Finally, the Petitionerís response memorandum continues to argue that the Board of Elections should not be able to exclude petitions on the basis that a circulator gave a false address, cannot be located, or did not response to a subpoena. It argues that petition affidavits must be presumed valid in the absence of testimony by the circulator, even if the circulator cannot be located at the address provided or refuses to obey a subpoena. As the Court noted in its hearing, were that the rule adopted by the Board of Elections, it would give petition circulators every incentive to submit false affidavits, with false names and false addresses, since then their affidavits could not be challenged. On the contrary, the Board of Elections and Ethics recognized that when the validity of a petitionersí affidavit has been properly challenged those affidavit must be defended, and that when it has been overwhelmingly demonstrated that affidavits have been systematically and routinely falsified the Board must act to protect the integrity of the petition gathering process and the election process generally. In the Boardís Clarification Memorandum Opinion, it has demonstrated that it reached their opinion on the operations of Stars and Stripes and on the presumptive validity of affidavits submitted by them on the basis of ample and unrebutted evidence, and that its opinion was not only reasonable, but also measured and restrained.

Sincerely,

Dorothy Brizill

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CERTIFICATE OF SERVICE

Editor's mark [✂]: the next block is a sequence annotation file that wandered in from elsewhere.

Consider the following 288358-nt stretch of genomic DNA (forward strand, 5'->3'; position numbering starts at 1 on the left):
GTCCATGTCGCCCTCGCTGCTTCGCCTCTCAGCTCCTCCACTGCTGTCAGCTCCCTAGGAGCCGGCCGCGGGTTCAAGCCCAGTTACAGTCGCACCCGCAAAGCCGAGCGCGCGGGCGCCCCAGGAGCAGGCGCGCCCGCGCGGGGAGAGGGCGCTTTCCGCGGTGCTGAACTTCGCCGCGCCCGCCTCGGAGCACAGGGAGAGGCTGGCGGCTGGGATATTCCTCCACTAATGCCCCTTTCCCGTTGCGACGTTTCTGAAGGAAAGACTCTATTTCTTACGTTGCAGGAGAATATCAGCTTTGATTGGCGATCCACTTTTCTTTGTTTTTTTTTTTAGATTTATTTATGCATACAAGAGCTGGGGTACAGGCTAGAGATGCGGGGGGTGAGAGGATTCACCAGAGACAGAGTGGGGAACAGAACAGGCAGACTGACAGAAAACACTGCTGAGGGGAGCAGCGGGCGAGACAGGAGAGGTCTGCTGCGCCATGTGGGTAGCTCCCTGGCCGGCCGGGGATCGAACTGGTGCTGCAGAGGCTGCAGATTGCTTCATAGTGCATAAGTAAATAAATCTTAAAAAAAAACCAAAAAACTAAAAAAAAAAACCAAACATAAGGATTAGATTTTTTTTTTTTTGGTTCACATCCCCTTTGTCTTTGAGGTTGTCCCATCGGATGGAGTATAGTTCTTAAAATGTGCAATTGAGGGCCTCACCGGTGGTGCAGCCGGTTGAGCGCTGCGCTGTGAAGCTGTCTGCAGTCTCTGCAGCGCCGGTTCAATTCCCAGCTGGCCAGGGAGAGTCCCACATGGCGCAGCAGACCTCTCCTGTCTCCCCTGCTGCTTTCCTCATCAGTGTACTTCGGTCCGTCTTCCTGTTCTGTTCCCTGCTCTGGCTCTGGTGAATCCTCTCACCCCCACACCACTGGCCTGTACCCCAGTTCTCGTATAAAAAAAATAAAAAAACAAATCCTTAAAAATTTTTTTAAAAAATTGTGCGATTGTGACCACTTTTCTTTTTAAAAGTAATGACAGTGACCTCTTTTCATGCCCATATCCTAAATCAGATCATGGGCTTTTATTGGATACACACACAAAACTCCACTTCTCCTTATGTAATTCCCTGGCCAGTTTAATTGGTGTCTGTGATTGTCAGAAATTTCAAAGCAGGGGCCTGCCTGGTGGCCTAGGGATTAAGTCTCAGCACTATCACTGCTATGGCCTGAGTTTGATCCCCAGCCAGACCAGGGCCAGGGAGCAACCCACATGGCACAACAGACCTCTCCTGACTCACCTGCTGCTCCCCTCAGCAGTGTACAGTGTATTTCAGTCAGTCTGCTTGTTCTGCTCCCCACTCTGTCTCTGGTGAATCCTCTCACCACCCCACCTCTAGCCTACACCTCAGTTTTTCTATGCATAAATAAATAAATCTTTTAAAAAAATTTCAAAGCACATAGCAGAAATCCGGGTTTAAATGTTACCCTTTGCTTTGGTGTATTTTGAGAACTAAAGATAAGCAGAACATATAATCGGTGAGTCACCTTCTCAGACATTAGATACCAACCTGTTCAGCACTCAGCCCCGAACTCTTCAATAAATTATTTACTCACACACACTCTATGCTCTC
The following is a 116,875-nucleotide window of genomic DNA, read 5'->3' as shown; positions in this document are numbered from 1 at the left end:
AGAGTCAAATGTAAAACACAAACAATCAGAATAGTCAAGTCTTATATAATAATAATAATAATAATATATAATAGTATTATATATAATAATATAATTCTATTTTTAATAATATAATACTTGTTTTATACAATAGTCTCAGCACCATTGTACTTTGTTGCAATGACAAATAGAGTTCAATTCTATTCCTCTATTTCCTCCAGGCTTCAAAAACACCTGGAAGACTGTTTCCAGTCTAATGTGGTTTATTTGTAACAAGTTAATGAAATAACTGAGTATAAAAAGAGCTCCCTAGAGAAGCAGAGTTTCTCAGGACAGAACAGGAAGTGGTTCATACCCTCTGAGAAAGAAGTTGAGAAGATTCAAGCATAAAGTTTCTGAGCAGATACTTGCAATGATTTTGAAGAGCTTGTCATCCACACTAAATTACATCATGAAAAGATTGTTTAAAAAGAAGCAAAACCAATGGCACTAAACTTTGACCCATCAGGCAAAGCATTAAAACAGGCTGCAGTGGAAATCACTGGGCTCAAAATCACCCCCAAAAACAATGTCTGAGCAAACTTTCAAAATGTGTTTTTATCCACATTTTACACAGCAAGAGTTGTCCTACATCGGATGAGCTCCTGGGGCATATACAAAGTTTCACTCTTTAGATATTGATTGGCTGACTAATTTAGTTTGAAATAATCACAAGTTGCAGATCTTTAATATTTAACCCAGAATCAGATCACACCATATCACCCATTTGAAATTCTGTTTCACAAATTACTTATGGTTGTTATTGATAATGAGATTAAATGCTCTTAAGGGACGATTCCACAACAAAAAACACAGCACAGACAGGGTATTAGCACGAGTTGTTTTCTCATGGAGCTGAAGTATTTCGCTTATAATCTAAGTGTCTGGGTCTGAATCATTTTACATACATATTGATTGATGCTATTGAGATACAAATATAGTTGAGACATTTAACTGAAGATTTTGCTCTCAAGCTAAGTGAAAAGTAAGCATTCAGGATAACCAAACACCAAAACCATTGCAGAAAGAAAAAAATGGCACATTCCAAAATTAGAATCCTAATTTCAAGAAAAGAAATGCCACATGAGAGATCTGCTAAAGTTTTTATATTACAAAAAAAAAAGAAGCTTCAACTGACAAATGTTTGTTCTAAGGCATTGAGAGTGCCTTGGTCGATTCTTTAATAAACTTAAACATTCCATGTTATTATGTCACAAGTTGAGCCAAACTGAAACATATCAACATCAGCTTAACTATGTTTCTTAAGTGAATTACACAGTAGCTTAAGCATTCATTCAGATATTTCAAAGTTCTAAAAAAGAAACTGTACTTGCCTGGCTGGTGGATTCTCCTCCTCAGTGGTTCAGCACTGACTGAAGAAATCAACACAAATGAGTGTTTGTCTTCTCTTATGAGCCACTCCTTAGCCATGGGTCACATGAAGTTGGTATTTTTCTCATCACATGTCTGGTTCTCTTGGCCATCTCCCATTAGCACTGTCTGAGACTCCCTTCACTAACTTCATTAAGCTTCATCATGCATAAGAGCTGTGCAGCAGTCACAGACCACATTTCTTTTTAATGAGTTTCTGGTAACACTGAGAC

I hereby certify that a copy of the foregoing letter to the DC Court of Appeals by DCWatch was hereby delivered by facsimile or by E-mail (by permission of the receivers) this 24th day of September 2004 upon the following:

George W. Jones, Jr.
Sidley Austin Brown & Wood LLP
1501 K Street, NW
Washington, DC 20005
gjones@sidley.com

Erik S. Jaffe
Law Office of Erik S. Jaffe, P.C.
5101 34th Street, NW
Washington, DC 20008
Jaffe@esjpc.com

John Ray
Manatt, Phelps & Phillips, LLP
700 12th Street, NW, Suite 1100
Washington, DC 20005-4075
FAX: 202-585-6600

Kenneth J. McGhie, General Counsel
Alice Miller, Acting General Counsel
Terri Stroud, Staff Attorney
DC Board of Elections and Ethics
441 4th Street, NW, Suite 270
Washington, DC 20001
FAX: 202-628-5952

Ronald L. Drake, Pro Se
5 P Street, SW
Washington, DC 20024
FAX: 202-554-3313

Arthur B. Spitzer
American Civil Liberties Union of the National Capital Area
1400 20th Street, NW, #119
Washington, DC 20036
FAX: 202-452-1868
ArtSpitzer@aol.com

Dorothy A. Brizill